The Diet Detective: Disease-Fighting Chicken Vegetable Soup

Just in Time for Cold and Flu Season


Wash and clean all vegetables. Peal and cut off the tops and bottoms of the carrots, parsnips and turnips. Peal the garlic and onions. Cut all the vegetables into 3 or 4 pieces. Wash the chicken breasts.

Fill a 12-quart, lidded cooking pot with 10 ? to 11 quarts of water. Add all the ingredients except the salt and pepper to the pot and bring to a boil. Lower the heat, cover and simmer about 3 hours. After about 2 hours, carefully remove the chicken breasts. Place the breasts on a large plate and remove and discard the skin and bones. Return the chicken back in the pot.

After 3 hours, turn off the burner and let the soup sit, covered for 2 to 3 hours. Add salt and pepper to taste, and refrigerate. The soup is best served the next day, so it has time to thicken and settle.

Nutritional Information: 2 cups (per serving), 129 calories, 1g fat, 20g carbs, 834mg sodium, 5g fiber, 11g protein.

More: Another Heart-Healthy Chicken Recipe 

Health Benefits of Chicken Soup Ingredients

Parsnips: They're sweet, low in calories and loaded with fiber. They're also loaded with folate, which helps reduce the levels of homocysteine, an amino acid that, at high levels, can lead to artery damage. Parsnips are also a good source of vitamin C (which boosts the immune system), vitamin E and potassium.

Italian parsley: Loaded with vitamin K, as well as an excellent source of vitamins A (for eye health) and vitamin C. Parsley also contains the phytochemical myristicin, which studies have shown to inhibit tumor formation, particularly in the lungs. And it is a top source of the antioxidant flavonoid apigenin, which is said to protect the prostate.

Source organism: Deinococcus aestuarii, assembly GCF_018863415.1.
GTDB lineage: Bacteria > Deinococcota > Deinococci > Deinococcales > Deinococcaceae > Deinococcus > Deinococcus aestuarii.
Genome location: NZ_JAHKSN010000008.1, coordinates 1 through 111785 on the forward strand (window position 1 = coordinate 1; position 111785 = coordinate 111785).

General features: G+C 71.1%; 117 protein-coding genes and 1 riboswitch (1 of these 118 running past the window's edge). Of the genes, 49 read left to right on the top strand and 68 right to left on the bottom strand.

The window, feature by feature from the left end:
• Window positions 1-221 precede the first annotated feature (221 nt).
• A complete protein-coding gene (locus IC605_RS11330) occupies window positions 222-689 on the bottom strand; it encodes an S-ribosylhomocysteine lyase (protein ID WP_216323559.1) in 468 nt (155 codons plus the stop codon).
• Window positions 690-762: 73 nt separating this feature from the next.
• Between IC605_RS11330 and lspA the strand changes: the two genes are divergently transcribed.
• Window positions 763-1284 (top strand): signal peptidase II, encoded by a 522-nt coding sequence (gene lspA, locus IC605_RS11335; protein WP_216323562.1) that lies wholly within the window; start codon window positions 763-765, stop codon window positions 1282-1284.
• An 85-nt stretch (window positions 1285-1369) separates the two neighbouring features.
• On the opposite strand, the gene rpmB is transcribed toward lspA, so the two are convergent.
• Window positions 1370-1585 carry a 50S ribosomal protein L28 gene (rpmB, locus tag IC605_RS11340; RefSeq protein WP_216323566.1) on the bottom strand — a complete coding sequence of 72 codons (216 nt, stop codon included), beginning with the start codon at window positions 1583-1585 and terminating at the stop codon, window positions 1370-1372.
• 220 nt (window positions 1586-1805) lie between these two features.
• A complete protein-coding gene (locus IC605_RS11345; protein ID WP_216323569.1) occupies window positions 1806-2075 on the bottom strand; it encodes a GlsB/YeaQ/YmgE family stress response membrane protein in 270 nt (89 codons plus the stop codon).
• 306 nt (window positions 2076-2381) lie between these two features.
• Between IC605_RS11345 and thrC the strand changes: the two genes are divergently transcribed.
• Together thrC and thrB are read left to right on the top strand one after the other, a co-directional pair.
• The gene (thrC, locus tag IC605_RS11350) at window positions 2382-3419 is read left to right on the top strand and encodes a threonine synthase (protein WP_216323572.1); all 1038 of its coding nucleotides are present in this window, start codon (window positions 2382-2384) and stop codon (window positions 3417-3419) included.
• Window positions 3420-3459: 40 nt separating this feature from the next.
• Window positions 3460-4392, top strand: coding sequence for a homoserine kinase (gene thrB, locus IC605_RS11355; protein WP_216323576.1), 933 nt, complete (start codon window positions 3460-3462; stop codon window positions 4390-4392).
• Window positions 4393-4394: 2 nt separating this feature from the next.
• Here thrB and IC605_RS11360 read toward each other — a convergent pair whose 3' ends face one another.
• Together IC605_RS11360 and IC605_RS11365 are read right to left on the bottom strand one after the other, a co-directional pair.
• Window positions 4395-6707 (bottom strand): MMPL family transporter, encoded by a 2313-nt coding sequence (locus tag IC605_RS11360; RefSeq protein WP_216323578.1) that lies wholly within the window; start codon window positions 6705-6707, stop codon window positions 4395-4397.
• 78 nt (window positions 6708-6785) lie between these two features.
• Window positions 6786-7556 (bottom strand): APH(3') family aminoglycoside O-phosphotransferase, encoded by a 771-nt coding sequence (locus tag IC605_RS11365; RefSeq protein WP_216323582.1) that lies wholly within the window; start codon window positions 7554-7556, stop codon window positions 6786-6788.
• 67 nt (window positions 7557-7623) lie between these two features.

Packed with the antioxidant beta carotene, which may reduce the risk of heart disease and cancer and promote better vision.

Dill: Has calcium, iron and anti-bacterial properties. Dill also contains monoterpenes, which, according to the Journal of Nutrition, are said to have anti-tumor properties.

Celery: Although 95 percent water, celery is a good source of fiber and supplies modest amounts of antioxidants, vitamins and minerals. Celery contains the phytonutrient quercetin, which promotes prostate and brain health.

Garlic: Garlic is an excellent source of manganese, a very good source of vitamins B6 and C and a good source of selenium. It is also said to have strong anti-cancer properties. The compound that produces much of the disease-fighting activity of garlic is allicin.

Onion: Onions contain more quercetin than any other common fruit or vegetable. This potent antioxidant has been linked to a reduction in the risk of heart disease, Alzheimer's and a variety of cancers (such as prostate and lung cancer). Onions also contain phytochemicals, which are known for their anti-cancer and anti-microbial properties. Onions, like leeks, also contain inulin.

Turnip. A root vegetable that has calcium, iron, fiber and is high in vitamin C.

Leeks. They're a good source of manganese, a trace mineral that plays an important role in the formation and maintenance of bone and connective tissue. Also, like onions, leeks contain the prebiotic fiber inulin, which can selectively improve the proportion of good bacteria in the colon that help to create a physical barrier to infection and have been linked to improved absorption of important minerals such as calcium and magnesium. Leeks also have the flavonoid kaempferol, which helps fight degenerative diseases such as cancer, diabetes, cardiovascular diseases and cataracts.

Broccoli: One of the healthiest vegetables on the planet. High intakes of broccoli and other cruciferous vegetables are linked to a lower risk of lung, prostate and colorectal cancer. Broccoli is also high in potassium, vitamin A, vitamin K and folic acid, all of which are vital to heart health.

More: Heart Health and Nutrition

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